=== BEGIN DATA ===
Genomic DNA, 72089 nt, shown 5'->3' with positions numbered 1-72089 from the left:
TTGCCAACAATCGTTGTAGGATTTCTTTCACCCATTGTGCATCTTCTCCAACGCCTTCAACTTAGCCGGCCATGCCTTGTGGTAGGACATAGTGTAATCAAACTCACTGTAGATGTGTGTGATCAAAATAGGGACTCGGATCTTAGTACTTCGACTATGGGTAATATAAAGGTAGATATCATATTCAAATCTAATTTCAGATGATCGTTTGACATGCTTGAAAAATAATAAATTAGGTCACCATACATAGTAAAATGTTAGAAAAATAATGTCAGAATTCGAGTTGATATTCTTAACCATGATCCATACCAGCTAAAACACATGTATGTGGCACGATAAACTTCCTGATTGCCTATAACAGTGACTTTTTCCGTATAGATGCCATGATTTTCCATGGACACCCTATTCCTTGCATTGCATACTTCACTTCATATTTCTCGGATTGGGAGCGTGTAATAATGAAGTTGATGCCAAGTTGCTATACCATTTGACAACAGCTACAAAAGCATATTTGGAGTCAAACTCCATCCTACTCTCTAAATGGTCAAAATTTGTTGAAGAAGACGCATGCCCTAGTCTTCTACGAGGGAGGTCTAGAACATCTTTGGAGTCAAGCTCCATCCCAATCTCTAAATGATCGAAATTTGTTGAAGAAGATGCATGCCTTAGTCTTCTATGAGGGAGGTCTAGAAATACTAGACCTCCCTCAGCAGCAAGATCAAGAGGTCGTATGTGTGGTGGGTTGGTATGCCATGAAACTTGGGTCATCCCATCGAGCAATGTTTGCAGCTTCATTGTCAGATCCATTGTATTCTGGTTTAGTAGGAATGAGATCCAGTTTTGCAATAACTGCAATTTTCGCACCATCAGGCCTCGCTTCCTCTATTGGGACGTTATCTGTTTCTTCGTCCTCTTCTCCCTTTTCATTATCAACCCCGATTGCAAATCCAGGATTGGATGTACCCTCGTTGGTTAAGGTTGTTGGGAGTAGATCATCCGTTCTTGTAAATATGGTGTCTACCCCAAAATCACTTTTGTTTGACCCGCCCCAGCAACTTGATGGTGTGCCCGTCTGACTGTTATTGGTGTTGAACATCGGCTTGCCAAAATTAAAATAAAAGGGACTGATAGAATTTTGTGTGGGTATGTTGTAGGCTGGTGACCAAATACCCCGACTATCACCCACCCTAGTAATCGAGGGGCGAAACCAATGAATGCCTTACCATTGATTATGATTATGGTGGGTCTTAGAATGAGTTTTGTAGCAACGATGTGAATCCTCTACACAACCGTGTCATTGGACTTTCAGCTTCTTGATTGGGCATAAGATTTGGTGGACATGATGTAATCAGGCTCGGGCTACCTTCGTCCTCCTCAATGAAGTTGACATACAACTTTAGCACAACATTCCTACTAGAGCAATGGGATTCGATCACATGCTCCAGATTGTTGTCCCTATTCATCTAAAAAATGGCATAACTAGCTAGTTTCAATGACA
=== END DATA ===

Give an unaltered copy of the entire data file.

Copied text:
Genomic DNA, 72089 nt, shown 5'->3' with positions numbered 1-72089 from the left:
TTGCCAACAATCGTTGTAGGATTTCTTTCACCCATTGTGCATCTTCTCCAACGCCTTCAACTTAGCCGGCCATGCCTTGTGGTAGGACATAGTGTAATCAAACTCACTGTAGATGTGTGTGATCAAAATAGGGACTCGGATCTTAGTACTTCGACTATGGGTAATATAAAGGTAGATATCATATTCAAATCTAATTTCAGATGATCGTTTGACATGCTTGAAAAATAATAAATTAGGTCACCATACATAGTAAAATGTTAGAAAAATAATGTCAGAATTCGAGTTGATATTCTTAACCATGATCCATACCAGCTAAAACACATGTATGTGGCACGATAAACTTCCTGATTGCCTATAACAGTGACTTTTTCCGTATAGATGCCATGATTTTCCATGGACACCCTATTCCTTGCATTGCATACTTCACTTCATATTTCTCGGATTGGGAGCGTGTAATAATGAAGTTGATGCCAAGTTGCTATACCATTTGACAACAGCTACAAAAGCATATTTGGAGTCAAACTCCATCCTACTCTCTAAATGGTCAAAATTTGTTGAAGAAGACGCATGCCCTAGTCTTCTACGAGGGAGGTCTAGAACATCTTTGGAGTCAAGCTCCATCCCAATCTCTAAATGATCGAAATTTGTTGAAGAAGATGCATGCCTTAGTCTTCTATGAGGGAGGTCTAGAAATACTAGACCTCCCTCAGCAGCAAGATCAAGAGGTCGTATGTGTGGTGGGTTGGTATGCCATGAAACTTGGGTCATCCCATCGAGCAATGTTTGCAGCTTCATTGTCAGATCCATTGTATTCTGGTTTAGTAGGAATGAGATCCAGTTTTGCAATAACTGCAATTTTCGCACCATCAGGCCTCGCTTCCTCTATTGGGACGTTATCTGTTTCTTCGTCCTCTTCTCCCTTTTCATTATCAACCCCGATTGCAAATCCAGGATTGGATGTACCCTCGTTGGTTAAGGTTGTTGGGAGTAGATCATCCGTTCTTGTAAATATGGTGTCTACCCCAAAATCACTTTTGTTTGACCCGCCCCAGCAACTTGATGGTGTGCCCGTCTGACTGTTATTGGTGTTGAACATCGGCTTGCCAAAATTAAAATAAAAGGGACTGATAGAATTTTGTGTGGGTATGTTGTAGGCTGGTGACCAAATACCCCGACTATCACCCACCCTAGTAATCGAGGGGCGAAACCAATGAATGCCTTACCATTGATTATGATTATGGTGGGTCTTAGAATGAGTTTTGTAGCAACGATGTGAATCCTCTACACAACCGTGTCATTGGACTTTCAGCTTCTTGATTGGGCATAAGATTTGGTGGACATGATGTAATCAGGCTCGGGCTACCTTCGTCCTCCTCAATGAAGTTGACATACAACTTTAGCACAACATTCCTACTAGAGCAATGGGATTCGATCACATGCTCCAGATTGTTGTCCCTATTCATCTAAAAAATGGCATAACTAGCTAGTTTCAATGACA